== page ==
On 31 of October, 1517 Martin Luther famously sent his Ninety-Five Theses on the Power and Efficacy of Indulgences to the Archbishop of Mainz. This action began a seismic shift that challenged the establishment, set off a chain of events and profoundly altered the course of history. This included the founding of the Protestant church and the Church of England.
Reformers made use of inexpensive pamphlets using the relatively new printing press to provide movement of radical new ideas–without the printing press the Reformation could not have taken place. 400 years later in England it was another group who existed outside the (this time Protestant) male dominated church and used the same technology to produce thousands of leaflets imploring the Bishops of England to gather in Bedford to open Joanna Southcott’s box of prophecies.
They were almost exclusively women who called themselves the Panacea Society and they were led by Mabel Barltrop whom they believed to be the eighth prophet of the very English phenomenon known as “the visitation”. They also believed that their gardens (between Albany Road and Newnham Road) were the original site of the Garden of Eden.
These same gardens, now part of the Panacea Museum, will play host to “500 years: The Reformation and its Resonations” an international conference which seeks to investigate the events of 1517, what led to them, their immediate and later aftermath, and how they still resonate today.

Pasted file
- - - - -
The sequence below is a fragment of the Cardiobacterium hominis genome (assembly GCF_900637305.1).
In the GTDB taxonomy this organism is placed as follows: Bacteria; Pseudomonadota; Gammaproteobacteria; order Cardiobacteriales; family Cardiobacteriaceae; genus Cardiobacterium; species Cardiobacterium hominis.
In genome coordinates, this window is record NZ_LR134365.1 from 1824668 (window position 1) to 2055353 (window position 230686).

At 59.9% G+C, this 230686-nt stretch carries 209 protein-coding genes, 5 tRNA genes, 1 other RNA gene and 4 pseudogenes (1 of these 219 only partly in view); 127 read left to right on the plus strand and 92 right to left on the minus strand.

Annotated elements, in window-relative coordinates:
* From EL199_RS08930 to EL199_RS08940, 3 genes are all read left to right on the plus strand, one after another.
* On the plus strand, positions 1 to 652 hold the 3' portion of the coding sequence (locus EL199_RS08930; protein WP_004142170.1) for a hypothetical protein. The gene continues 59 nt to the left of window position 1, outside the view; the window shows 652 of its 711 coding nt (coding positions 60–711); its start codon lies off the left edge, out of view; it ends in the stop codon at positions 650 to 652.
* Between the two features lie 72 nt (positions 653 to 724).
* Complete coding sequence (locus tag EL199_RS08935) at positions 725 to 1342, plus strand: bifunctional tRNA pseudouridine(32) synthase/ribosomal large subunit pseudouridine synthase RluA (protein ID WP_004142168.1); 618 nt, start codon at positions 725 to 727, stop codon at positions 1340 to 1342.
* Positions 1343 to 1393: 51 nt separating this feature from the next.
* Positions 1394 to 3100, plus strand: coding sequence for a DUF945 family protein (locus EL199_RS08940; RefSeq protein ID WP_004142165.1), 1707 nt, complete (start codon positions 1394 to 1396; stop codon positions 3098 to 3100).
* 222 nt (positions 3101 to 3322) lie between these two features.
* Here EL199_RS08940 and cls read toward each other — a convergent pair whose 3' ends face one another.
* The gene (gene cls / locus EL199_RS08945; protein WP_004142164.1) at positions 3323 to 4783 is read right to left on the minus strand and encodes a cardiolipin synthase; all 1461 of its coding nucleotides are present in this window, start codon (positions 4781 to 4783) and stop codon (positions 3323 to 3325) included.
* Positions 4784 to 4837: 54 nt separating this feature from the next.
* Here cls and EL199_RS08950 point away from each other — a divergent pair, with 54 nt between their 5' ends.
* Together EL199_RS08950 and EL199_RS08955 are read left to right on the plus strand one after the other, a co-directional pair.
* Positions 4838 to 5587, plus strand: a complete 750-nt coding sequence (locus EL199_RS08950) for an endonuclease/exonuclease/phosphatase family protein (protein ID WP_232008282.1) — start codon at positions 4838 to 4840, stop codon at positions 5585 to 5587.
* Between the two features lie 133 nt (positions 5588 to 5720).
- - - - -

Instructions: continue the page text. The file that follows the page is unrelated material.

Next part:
It is the final conference in the 2017 season for CenSAMM (Centre for the Critical Study of Apocalyptic and Millenarian Movements). Project Director, Simon Robinson, explained, “It is fitting that our final conference of the year marks the anniversary of the Reformation, an apocalyptic event that changed history, and especially so for it to be held in gardens so steeped in English millenarian and apocalyptic history.”
Attendance to the conference on September 15th is free to the general public and will include presentations by scholars from across Britain and including Germany and Nigeria.
To find out more about this conference and to reserve free seats visit www.censamm.org or email firstname.lastname@example.org